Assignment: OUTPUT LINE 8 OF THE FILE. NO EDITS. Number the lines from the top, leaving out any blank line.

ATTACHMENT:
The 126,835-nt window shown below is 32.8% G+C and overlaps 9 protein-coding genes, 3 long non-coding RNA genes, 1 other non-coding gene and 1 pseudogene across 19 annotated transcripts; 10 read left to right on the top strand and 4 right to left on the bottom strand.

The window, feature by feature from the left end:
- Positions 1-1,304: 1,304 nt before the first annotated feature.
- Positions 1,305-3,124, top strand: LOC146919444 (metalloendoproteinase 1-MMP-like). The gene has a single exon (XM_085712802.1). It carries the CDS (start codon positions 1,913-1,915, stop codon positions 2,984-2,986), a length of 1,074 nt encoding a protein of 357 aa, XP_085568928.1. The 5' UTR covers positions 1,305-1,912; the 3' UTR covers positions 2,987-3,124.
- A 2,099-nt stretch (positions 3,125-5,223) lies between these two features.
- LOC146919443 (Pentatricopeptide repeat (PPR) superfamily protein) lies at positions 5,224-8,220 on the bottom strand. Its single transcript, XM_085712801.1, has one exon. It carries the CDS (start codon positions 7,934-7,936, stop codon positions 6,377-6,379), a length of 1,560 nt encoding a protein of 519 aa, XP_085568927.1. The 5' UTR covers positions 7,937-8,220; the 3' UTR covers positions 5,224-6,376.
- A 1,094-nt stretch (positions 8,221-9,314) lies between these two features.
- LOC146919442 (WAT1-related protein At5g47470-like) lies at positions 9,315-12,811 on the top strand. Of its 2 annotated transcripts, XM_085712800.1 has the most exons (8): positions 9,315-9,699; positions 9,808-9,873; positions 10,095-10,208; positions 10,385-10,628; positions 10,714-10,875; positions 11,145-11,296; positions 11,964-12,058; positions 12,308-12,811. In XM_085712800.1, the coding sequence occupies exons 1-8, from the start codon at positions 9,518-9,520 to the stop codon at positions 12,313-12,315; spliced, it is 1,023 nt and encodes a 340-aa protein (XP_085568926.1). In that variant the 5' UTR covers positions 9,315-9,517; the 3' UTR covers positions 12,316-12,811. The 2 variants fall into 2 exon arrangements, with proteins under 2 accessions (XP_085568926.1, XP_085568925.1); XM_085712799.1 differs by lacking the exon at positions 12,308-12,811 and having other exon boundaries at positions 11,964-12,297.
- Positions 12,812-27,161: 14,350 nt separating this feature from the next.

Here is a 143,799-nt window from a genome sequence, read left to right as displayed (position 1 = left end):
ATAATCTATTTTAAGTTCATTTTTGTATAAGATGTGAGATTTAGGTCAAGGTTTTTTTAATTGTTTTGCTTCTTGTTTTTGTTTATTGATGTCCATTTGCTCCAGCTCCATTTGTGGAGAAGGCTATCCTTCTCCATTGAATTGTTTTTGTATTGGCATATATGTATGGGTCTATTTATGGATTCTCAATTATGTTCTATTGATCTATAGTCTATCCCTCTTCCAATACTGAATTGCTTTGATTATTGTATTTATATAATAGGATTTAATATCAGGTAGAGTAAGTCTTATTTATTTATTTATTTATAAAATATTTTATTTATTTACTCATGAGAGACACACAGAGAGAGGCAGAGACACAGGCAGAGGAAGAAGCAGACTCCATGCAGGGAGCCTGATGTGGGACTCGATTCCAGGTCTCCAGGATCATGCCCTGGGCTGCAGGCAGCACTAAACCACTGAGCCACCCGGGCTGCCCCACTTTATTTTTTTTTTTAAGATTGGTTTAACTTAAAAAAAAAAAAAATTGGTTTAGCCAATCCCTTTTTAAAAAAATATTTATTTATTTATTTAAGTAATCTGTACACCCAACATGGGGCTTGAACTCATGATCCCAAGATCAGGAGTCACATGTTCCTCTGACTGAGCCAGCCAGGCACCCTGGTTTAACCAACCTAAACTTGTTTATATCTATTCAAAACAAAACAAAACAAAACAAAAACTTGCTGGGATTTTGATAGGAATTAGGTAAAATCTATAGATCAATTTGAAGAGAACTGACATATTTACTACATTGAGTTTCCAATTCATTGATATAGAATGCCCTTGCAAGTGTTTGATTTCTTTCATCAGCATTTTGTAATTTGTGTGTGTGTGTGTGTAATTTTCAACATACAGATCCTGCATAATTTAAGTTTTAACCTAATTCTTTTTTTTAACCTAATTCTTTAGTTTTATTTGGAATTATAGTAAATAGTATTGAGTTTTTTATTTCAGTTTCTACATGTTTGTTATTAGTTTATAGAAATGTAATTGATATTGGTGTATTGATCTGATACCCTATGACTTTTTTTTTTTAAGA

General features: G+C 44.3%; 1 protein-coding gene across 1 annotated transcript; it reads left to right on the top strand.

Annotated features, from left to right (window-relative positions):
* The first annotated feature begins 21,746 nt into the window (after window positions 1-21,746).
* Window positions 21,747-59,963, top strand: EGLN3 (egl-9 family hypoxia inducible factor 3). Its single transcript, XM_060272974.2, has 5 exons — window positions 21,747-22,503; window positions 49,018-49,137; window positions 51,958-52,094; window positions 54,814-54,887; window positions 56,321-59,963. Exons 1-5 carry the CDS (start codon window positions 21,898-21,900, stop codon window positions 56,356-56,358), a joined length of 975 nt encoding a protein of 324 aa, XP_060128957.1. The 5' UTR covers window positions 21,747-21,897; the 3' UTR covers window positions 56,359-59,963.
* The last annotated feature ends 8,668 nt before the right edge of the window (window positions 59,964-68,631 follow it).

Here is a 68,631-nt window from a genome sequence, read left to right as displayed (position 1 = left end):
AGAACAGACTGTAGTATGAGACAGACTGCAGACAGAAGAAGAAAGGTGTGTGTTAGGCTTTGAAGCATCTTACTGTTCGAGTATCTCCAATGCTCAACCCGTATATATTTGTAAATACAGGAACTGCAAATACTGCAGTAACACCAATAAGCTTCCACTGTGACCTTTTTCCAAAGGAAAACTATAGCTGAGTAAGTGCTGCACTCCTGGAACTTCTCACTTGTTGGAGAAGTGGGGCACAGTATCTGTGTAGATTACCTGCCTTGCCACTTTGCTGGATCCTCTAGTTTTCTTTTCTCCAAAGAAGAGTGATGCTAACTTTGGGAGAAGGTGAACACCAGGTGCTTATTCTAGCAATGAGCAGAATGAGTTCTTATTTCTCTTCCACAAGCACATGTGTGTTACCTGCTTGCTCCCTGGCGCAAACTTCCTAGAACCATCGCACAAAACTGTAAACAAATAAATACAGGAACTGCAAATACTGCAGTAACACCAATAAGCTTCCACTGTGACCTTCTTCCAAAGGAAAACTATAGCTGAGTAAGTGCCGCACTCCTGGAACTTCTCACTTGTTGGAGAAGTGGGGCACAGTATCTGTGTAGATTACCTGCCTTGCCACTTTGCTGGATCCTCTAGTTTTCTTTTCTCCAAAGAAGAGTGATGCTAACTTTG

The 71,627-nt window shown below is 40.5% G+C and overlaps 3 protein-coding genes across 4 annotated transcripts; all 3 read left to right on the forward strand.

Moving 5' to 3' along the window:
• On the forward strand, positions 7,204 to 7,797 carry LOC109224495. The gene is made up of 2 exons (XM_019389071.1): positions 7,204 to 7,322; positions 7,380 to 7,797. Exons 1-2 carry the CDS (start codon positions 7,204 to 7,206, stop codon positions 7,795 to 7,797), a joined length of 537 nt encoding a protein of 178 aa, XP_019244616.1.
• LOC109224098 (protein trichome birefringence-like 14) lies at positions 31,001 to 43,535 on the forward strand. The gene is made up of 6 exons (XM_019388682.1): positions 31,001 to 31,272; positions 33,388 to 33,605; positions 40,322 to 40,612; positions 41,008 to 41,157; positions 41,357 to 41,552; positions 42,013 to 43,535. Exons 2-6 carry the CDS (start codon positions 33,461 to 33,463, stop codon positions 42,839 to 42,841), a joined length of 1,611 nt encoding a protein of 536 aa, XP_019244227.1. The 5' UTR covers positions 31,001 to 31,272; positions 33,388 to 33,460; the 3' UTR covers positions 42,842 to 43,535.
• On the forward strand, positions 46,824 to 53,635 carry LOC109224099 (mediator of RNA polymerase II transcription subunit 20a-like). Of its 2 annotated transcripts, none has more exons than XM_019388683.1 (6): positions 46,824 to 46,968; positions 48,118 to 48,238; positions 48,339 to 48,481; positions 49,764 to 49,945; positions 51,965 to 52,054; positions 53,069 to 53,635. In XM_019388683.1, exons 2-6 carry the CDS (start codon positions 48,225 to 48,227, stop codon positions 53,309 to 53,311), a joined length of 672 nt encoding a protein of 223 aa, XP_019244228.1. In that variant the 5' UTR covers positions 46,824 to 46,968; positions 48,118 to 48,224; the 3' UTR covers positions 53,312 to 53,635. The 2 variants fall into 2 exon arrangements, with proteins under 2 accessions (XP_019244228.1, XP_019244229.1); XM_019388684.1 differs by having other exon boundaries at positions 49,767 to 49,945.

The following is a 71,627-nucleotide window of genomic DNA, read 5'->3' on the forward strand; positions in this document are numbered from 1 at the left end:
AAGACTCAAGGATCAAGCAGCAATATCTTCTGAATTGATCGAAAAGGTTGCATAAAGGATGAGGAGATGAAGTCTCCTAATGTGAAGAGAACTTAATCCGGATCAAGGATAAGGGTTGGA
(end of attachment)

- LOC146919442 (WAT1-related protein At5g47470-like) lies at positions 9,315-12,811 on the top strand. Of its 2 annotated transcripts, XM_085712800.1 has the most exons (8): positions 9,315-9,699; positions 9,808-9,873; positions 10,095-10,208; positions 10,385-10,628; positions 10,714-10,875; positions 11,145-11,296; positions 11,964-12,058; positions 12,308-12,811. In XM_085712800.1, the coding sequence occupies exons 1-8, from the start codon at positions 9,518-9,520 to the stop codon at positions 12,313-12,315; spliced, it is 1,023 nt and encodes a 340-aa protein (XP_085568926.1). In that variant the 5' UTR covers positions 9,315-9,517; the 3' UTR covers positions 12,316-12,811. The 2 variants fall into 2 exon arrangements, with proteins under 2 accessions (XP_085568926.1, XP_085568925.1); XM_085712799.1 differs by lacking the exon at positions 12,308-12,811 and having other exon boundaries at positions 11,964-12,297.